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Potential Non-Fictional Prose Syllabus

Smacholdt's picture

 For the rest of the semester, I propose that we read a variety of biographies, autobiographies, and memoirs in order to explore the experiences of people telling their own and other people’s stories throughout history. My suggestions for reading are:

Eminent Victorians by Lytton Strachey- The book includes biographies of four important figures in the Victorian Era. These people include Cardinal Manning (English Roman Catholic Archbishop of Westminster), Florence Nightingale, Thomas Arnold (British historian), and General Charles Gordon (British army officer and administrator.) Strachey’s goal in writing this book was make the Victorian era more interesting to future generations. This new take on the Victorian era would be interesting to compare to other Victorian writings that the class is familiar with.

Out of Africa by Isak Dinesen- This book focuses on Karen Blixen’s life running a coffee plantation in Africa during World War I. It would be interesting to explore one woman’s personal experience during a vital period of history. What was her experience vs. other people’s experiences of the same time period?

Black Boy by Richard Wright- This is a fictionalized memoir about Richard Wright’s childhood growing up in the south of the 1920’s. This would be interesting to read both to think about this period of history and to discuss the implications and significance of a fictionalized memoir. What does this mean for the genre of non-fiction?

The Autobiography of Malcolm X by Alex Haley and Malcolm X- This book consists of interviews between Malcolm X and journalist Alex Haley between the years of 1963 and 1965. This would be a good book for discussion because of the activism of Malcolm X. Also, we could look at the interview structure of the book, a format that we have not studied thus far in Non-fictional Prose. The book also includes an epilogue written exclusively by Haley, written after Malcolm X’s death. We could explore the topic of an “accurate” representation of Malcolm X’s life.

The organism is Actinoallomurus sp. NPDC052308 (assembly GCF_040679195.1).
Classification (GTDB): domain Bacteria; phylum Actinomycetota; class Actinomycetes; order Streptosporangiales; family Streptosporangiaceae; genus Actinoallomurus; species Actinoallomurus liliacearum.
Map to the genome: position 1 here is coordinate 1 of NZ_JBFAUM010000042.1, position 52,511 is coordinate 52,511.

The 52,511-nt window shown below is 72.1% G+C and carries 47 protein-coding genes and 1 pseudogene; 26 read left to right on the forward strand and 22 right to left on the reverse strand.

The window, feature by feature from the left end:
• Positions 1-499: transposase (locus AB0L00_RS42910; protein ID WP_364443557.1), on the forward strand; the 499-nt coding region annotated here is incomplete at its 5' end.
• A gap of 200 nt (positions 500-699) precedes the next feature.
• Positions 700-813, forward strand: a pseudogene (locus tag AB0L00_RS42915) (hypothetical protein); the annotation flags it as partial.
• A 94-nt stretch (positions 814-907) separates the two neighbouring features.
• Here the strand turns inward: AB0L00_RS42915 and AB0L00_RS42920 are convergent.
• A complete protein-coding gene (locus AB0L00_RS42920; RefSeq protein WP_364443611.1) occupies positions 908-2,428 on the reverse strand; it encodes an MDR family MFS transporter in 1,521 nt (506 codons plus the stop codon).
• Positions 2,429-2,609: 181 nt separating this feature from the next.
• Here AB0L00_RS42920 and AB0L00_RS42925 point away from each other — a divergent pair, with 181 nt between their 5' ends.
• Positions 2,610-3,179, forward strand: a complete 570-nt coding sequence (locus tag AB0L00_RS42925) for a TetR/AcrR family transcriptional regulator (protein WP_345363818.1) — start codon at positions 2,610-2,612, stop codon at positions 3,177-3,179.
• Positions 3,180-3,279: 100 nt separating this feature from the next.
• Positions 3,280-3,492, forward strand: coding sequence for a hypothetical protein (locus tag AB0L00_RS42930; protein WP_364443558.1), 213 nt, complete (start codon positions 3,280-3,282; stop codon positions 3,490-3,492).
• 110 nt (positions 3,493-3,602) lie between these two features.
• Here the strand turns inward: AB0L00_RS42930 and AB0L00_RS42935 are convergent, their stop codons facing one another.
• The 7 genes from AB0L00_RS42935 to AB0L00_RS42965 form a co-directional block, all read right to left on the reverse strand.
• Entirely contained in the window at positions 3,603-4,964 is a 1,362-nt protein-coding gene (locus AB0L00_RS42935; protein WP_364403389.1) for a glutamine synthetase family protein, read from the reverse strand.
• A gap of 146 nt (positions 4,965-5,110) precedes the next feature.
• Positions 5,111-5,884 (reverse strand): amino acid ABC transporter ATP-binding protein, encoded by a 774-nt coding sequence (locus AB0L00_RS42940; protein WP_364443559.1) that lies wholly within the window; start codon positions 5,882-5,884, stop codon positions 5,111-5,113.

Operating Instructions: A Journal of My Son’s First Year by Anne Lamott- This book is about Lamott’s experiences as a single mother her experiences with her newborn son and his development. This would be interesting to study to see one woman’s memoir of an important time in her life. It may have some small parallels to Fun Home in that it is about someone’s own experiences with her family.

The Glass Castle by Janette Walls- This is about Walls’s family life and how her family would not conform to societal ideals. She manages to tell her story without too much emotion or self-pity. We could discuss the topic of impartiality in autobiographies and memoirs. How much impartiality is possible when tell a story about one’s own life? This would also be an interesting comparison to Operating Instructions because they both deal with a woman’s account of her life. 

All of these books deal with the stories of people’s experiences of their own and other people’s lives. We could explore these six vastly different books and look for parallels between the style and themes. We could also look at the partial or impartial ways that authors convey their own and other’s experiences. We could think about the reliability of the narrator and whether what the people are discussing is the “truth.” All of these books provide good opportunities to learn about periods of history, and to compare the experiences of people in extremely different circumstances.

 



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